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Hi all.  I was in Worthing library last week satisfying my thirst for knowledge and I came accross this book just before kicking out time:How to DJ properly by Frank Broughton and Bill Brewster. “Hmm” I thought. “Probably not much I need to learn from that after 12 years of doing it” However, Curiosity got the better of me and I opened it up. I’m glad I did. True enough, After 12 years of mobile deejaying, there wasn’t much I haven’t done, but the book was so well written and downright funny. Not only that, it’s nice sometimes to get a cold evaluation of what you do and why it’s valuable to the end user. So here is the opening part of the first chapter entitled:

The craft.

Dj’s track down greatness in music and squeeze it together, like a master chef who picks one perfect cherry from each tree to make his pie, a DJ condenses all the work and talent into a single concentrated performance. DJ’s bring all the right things together. That’s why we like them so much.

And they make it to measure. None of this off-the-peg, one-size-fits-all rubbish; when you hear a DJ play, you’re getting a unique performance, exactly suited to the moment. Proper DJs don’t just trot out a load of nice tunes, they think carefully about the time, the place and the people in front of them and choose something that’s perfect.

This is the real skill of Dj-ing and it doesn’t come easily. Knowing music, finding music, understanding music is something that takes years. And once you’ve started there’s no end. The real work of a DJ happens behind the scenes. Playing records is rarely hard work, but doing the research and amassing the knowledge to do it well is a full time job.

The other great task ahead of you is to learn about people. You know your own musical tastes; now you have to understand everyone else’s. Not only that, but you must learn about their feelings – what makes them laugh and smile and dance and go crazy. Again, this takes time and experience. Your brain must record and tabulate the wildly different emotions the music can generate. A great librarian knows which shelves the raunchiest, most revolutionary books are on; a great guitarist knows where all the good notes live. A great DJ knows which records make people lose themselves.

A musician, however legendary, is trapped by the limitaions of their instrument. But as a DJ you have the entire history of recorded sound to play with. Unlike a band, forced to plough through your back catalogue (again) through bad amplifiiers, you can choose from every artist, every track, every remix ever made and you can deliver them with clear, crisp studio perfection. You might pick just one track from an artists entire career, drive the crowd wild and dissmiss everything else in their repotoir as pointless. We don’t doubt that the skill of the average musician is greater than that of the average DJ, but doubtless the DJ controls more musical power than the musician ever did.

As a DJ you become the focus for all the greatness in the music you play. All the emotional force, the lyrical, spiritual impact of your records gets reflected back to you – even if you’re tired and slightly shitfaced and keen to see the end of the night. Track down some good tunes, patchwork them together and people act as if you’ve made all the music from scratch. It becomes truly your performance. “Curses” say the worlds rock stars. “Here’s my room number” says the DJ.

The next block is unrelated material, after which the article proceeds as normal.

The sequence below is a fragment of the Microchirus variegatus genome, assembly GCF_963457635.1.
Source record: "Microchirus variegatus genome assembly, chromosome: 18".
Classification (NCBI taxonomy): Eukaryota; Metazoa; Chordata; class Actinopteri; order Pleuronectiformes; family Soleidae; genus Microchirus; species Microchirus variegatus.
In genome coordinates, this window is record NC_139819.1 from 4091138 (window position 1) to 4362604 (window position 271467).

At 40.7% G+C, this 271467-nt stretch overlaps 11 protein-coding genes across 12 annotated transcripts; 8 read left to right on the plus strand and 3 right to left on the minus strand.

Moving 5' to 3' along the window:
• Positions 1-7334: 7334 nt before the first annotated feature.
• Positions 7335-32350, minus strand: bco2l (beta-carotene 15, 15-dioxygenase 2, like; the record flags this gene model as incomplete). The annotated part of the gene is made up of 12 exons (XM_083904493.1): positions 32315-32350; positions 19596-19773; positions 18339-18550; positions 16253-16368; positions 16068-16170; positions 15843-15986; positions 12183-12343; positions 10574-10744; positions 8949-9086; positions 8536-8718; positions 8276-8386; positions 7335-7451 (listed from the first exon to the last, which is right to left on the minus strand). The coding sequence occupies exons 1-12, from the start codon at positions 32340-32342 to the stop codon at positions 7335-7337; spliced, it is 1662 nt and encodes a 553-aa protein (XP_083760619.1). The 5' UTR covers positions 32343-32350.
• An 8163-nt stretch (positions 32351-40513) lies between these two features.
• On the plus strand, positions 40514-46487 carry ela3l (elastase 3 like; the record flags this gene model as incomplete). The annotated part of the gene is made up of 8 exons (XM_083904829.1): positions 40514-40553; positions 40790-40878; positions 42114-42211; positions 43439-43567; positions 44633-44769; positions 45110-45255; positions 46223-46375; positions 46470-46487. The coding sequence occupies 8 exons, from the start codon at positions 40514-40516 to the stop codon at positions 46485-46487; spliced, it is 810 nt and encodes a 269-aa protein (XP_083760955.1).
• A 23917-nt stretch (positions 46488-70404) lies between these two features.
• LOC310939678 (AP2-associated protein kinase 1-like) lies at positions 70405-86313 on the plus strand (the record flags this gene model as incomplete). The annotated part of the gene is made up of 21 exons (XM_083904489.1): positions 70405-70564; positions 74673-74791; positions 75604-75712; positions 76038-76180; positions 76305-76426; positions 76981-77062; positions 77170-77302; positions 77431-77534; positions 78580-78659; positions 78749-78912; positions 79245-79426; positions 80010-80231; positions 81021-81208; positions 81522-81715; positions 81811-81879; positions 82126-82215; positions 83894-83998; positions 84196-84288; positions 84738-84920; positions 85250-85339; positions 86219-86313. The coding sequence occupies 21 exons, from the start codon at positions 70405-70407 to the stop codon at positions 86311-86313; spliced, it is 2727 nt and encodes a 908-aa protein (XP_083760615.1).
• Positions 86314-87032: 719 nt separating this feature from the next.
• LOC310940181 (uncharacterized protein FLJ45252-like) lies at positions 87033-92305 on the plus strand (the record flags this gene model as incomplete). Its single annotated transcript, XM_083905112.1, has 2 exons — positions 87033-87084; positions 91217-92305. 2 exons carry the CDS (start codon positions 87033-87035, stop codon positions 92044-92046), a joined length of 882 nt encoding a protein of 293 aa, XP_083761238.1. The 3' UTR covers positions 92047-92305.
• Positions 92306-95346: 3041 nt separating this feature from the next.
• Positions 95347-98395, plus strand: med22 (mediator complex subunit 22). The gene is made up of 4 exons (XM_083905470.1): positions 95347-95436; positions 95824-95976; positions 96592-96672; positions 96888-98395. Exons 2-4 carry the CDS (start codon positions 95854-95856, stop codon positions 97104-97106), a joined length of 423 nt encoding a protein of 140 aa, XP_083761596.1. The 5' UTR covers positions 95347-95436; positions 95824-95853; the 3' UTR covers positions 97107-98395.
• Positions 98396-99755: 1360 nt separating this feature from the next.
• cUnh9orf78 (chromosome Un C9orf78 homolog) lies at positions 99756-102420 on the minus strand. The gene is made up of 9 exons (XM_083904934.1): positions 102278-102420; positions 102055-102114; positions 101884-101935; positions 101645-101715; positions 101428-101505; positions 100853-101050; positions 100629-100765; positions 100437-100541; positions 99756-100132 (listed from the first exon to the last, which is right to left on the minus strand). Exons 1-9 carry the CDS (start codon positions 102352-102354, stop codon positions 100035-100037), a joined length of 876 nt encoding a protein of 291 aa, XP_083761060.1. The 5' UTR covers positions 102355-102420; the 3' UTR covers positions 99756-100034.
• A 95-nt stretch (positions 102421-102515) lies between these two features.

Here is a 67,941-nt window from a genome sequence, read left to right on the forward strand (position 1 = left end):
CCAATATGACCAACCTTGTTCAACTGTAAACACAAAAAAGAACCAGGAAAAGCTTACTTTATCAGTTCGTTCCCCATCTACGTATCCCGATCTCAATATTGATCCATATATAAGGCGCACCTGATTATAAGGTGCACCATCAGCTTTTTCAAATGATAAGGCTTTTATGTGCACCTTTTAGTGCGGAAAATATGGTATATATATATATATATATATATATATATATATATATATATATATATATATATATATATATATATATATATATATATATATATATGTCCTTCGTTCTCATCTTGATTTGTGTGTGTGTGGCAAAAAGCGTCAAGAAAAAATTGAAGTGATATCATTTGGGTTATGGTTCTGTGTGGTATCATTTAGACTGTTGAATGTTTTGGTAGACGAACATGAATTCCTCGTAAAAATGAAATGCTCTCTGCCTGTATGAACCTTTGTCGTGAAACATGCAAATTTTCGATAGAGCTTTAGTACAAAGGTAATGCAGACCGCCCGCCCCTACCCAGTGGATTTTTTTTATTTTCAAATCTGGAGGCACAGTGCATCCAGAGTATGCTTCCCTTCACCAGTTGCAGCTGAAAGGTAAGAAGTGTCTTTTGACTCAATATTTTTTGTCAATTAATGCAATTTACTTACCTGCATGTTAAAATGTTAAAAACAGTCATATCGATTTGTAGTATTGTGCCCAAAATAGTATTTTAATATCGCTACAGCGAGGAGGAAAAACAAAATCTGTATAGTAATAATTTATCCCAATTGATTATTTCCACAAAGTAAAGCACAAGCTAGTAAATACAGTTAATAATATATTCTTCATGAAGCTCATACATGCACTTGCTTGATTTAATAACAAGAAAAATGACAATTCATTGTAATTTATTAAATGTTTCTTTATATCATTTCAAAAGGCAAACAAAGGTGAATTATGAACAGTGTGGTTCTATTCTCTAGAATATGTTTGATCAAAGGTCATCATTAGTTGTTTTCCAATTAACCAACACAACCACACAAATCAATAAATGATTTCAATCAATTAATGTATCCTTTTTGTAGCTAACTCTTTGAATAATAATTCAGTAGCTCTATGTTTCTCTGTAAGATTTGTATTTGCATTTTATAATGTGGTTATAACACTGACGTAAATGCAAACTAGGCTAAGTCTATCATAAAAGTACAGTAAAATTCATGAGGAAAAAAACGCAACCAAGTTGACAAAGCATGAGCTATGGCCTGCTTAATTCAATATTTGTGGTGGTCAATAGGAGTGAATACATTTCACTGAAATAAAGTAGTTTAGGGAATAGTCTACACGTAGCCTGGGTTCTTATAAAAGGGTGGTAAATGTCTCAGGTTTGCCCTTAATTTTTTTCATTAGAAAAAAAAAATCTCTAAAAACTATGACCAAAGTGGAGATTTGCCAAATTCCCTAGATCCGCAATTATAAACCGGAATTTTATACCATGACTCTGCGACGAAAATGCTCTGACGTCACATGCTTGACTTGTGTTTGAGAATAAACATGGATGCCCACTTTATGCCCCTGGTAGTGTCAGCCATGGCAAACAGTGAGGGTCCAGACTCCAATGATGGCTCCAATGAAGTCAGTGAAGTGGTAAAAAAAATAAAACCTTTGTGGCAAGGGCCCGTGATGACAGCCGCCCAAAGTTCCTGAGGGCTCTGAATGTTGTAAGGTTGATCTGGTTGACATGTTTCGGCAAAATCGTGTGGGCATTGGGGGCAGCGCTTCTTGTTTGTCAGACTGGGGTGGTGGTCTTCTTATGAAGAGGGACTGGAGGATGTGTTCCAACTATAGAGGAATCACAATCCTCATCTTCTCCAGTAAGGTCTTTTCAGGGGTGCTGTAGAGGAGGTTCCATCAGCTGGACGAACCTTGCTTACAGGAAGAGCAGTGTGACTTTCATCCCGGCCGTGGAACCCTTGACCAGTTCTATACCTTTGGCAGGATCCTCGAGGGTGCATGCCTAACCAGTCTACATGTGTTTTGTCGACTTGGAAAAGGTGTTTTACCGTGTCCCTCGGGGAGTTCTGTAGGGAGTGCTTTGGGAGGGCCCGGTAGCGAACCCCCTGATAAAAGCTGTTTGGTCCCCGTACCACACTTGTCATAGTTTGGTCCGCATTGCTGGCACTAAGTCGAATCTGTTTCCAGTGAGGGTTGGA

Added to this is the jobs enviable cultural clout. The DJ is the taste maker, the discoverer, the champion of the new sound or scene. No musical movement can spread it’s wings too far without the DJs approval. people write endless books about how Muddy Waters, The Beatles and Bob Dylan changed music. The truth is, they wouldn’t have effected much beyond their own back yards without DJs playing their records. (edited)  Most new styles win through by the DJ trying to keep hold of the dance floor. His high maintainance lover…..

And so it goes on: with quotes from famous DJs on every page like this one on mixing out of a great track too quick from DJ Kool Herc (no, me neither) “I’m dancing with this girl, trying to get my shit off but the DJ’s fucking my groove up. The whole party’d be like “Yaah what the fuck is that…? Why you took the record of there? That shit was about to explode. I was about to bust a nut.” Obviously a man not known for holding back on his Critique..

Another great quote from the authors on going live from practicing: “Bedroom DJing is a lot like masturbation: There’s no risk of upsetting your audience, but there’s no one to cheer and scream when you get it right. So what’s it like playing for a crowd for the first time? Well immagine you’ve been given the chance to have sex with loads of people when up until now you’ve been locked away in your room wanking away on your own.”

Another one about building your set through the night: “Make sure whichever shape you go for, its a ride through the Himalayas and not a coach trip accross the Netherlands”

Nice to read about what you tought yourself to do all those years ago and realise that you’ve basically through hard won experience, got it right. DId I learn anything? Well sort of. I’ve been meaning to try out Harmonic mixing for ages and this book explains it in more detail than I knew from being an ex musician. Let’s just see if the software that I’ve been using will finish the job of analysing the key of around 12 000 songs..

Have a great week,

Mike

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